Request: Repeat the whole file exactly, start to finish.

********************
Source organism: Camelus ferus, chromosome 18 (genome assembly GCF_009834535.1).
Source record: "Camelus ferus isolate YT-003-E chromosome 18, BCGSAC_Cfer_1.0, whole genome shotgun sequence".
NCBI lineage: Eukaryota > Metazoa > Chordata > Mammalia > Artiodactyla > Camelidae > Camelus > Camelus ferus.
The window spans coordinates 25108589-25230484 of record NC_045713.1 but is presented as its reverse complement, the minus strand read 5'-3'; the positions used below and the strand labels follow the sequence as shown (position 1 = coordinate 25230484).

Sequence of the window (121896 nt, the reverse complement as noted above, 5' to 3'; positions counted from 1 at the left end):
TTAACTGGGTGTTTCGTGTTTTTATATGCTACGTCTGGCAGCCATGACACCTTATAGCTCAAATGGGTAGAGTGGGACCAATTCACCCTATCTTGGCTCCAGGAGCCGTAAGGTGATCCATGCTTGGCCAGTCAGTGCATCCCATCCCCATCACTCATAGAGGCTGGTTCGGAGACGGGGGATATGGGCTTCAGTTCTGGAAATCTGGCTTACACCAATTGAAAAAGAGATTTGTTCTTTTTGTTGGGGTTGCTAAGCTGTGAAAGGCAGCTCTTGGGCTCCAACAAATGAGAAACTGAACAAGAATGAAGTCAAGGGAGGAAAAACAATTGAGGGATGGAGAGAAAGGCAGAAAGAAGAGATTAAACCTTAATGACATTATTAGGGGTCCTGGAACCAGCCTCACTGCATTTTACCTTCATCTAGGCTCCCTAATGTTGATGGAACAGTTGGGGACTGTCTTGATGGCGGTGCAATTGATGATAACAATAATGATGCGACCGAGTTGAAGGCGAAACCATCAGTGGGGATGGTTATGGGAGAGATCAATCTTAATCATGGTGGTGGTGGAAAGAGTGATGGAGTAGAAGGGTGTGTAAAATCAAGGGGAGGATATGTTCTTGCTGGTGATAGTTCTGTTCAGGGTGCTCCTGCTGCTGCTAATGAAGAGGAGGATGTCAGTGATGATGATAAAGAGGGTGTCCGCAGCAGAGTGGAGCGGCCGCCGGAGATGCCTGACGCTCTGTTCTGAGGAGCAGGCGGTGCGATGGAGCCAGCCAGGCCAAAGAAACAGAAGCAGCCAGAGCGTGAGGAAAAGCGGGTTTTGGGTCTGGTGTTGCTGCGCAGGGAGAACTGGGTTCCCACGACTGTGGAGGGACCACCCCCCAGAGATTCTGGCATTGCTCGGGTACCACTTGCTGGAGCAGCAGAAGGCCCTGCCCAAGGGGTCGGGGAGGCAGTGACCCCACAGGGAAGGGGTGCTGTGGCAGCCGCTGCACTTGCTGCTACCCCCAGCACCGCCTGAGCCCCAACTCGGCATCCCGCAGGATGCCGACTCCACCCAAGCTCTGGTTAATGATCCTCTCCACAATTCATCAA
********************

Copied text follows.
Source organism: Camelus ferus, chromosome 18 (genome assembly GCF_009834535.1).
Source record: "Camelus ferus isolate YT-003-E chromosome 18, BCGSAC_Cfer_1.0, whole genome shotgun sequence".
NCBI lineage: Eukaryota > Metazoa > Chordata > Mammalia > Artiodactyla > Camelidae > Camelus > Camelus ferus.
The window spans coordinates 25108589-25230484 of record NC_045713.1 but is presented as its reverse complement, the minus strand read 5'-3'; the positions used below and the strand labels follow the sequence as shown (position 1 = coordinate 25230484).

Sequence of the window (121896 nt, the reverse complement as noted above, 5' to 3'; positions counted from 1 at the left end):
TTAACTGGGTGTTTCGTGTTTTTATATGCTACGTCTGGCAGCCATGACACCTTATAGCTCAAATGGGTAGAGTGGGACCAATTCACCCTATCTTGGCTCCAGGAGCCGTAAGGTGATCCATGCTTGGCCAGTCAGTGCATCCCATCCCCATCACTCATAGAGGCTGGTTCGGAGACGGGGGATATGGGCTTCAGTTCTGGAAATCTGGCTTACACCAATTGAAAAAGAGATTTGTTCTTTTTGTTGGGGTTGCTAAGCTGTGAAAGGCAGCTCTTGGGCTCCAACAAATGAGAAACTGAACAAGAATGAAGTCAAGGGAGGAAAAACAATTGAGGGATGGAGAGAAAGGCAGAAAGAAGAGATTAAACCTTAATGACATTATTAGGGGTCCTGGAACCAGCCTCACTGCATTTTACCTTCATCTAGGCTCCCTAATGTTGATGGAACAGTTGGGGACTGTCTTGATGGCGGTGCAATTGATGATAACAATAATGATGCGACCGAGTTGAAGGCGAAACCATCAGTGGGGATGGTTATGGGAGAGATCAATCTTAATCATGGTGGTGGTGGAAAGAGTGATGGAGTAGAAGGGTGTGTAAAATCAAGGGGAGGATATGTTCTTGCTGGTGATAGTTCTGTTCAGGGTGCTCCTGCTGCTGCTAATGAAGAGGAGGATGTCAGTGATGATGATAAAGAGGGTGTCCGCAGCAGAGTGGAGCGGCCGCCGGAGATGCCTGACGCTCTGTTCTGAGGAGCAGGCGGTGCGATGGAGCCAGCCAGGCCAAAGAAACAGAAGCAGCCAGAGCGTGAGGAAAAGCGGGTTTTGGGTCTGGTGTTGCTGCGCAGGGAGAACTGGGTTCCCACGACTGTGGAGGGACCACCCCCCAGAGATTCTGGCATTGCTCGGGTACCACTTGCTGGAGCAGCAGAAGGCCCTGCCCAAGGGGTCGGGGAGGCAGTGACCCCACAGGGAAGGGGTGCTGTGGCAGCCGCTGCACTTGCTGCTACCCCCAGCACCGCCTGAGCCCCAACTCGGCATCCCGCAGGATGCCGACTCCACCCAAGCTCTGGTTAATGATCCTCTCCACAATTCATCAA